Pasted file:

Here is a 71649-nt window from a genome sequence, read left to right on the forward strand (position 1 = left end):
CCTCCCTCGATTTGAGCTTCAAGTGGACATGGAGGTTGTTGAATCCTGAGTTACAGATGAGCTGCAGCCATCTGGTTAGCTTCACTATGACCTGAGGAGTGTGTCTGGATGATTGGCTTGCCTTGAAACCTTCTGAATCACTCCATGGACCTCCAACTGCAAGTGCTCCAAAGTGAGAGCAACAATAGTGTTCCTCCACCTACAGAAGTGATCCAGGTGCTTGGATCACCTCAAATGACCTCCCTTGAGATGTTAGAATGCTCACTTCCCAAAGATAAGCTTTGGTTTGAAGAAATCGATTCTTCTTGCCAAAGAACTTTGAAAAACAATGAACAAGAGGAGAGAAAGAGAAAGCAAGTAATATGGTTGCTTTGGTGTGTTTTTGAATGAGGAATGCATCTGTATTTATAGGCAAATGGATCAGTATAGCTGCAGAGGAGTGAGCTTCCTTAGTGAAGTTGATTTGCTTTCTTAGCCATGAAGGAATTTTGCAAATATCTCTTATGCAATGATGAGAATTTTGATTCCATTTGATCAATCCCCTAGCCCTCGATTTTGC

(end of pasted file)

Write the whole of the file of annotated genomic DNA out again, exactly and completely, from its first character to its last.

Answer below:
Here is a 71649-nt window from a genome sequence, read left to right on the forward strand (position 1 = left end):
CCTCCCTCGATTTGAGCTTCAAGTGGACATGGAGGTTGTTGAATCCTGAGTTACAGATGAGCTGCAGCCATCTGGTTAGCTTCACTATGACCTGAGGAGTGTGTCTGGATGATTGGCTTGCCTTGAAACCTTCTGAATCACTCCATGGACCTCCAACTGCAAGTGCTCCAAAGTGAGAGCAACAATAGTGTTCCTCCACCTACAGAAGTGATCCAGGTGCTTGGATCACCTCAAATGACCTCCCTTGAGATGTTAGAATGCTCACTTCCCAAAGATAAGCTTTGGTTTGAAGAAATCGATTCTTCTTGCCAAAGAACTTTGAAAAACAATGAACAAGAGGAGAGAAAGAGAAAGCAAGTAATATGGTTGCTTTGGTGTGTTTTTGAATGAGGAATGCATCTGTATTTATAGGCAAATGGATCAGTATAGCTGCAGAGGAGTGAGCTTCCTTAGTGAAGTTGATTTGCTTTCTTAGCCATGAAGGAATTTTGCAAATATCTCTTATGCAATGATGAGAATTTTGATTCCATTTGATCAATCCCCTAGCCCTCGATTTTGC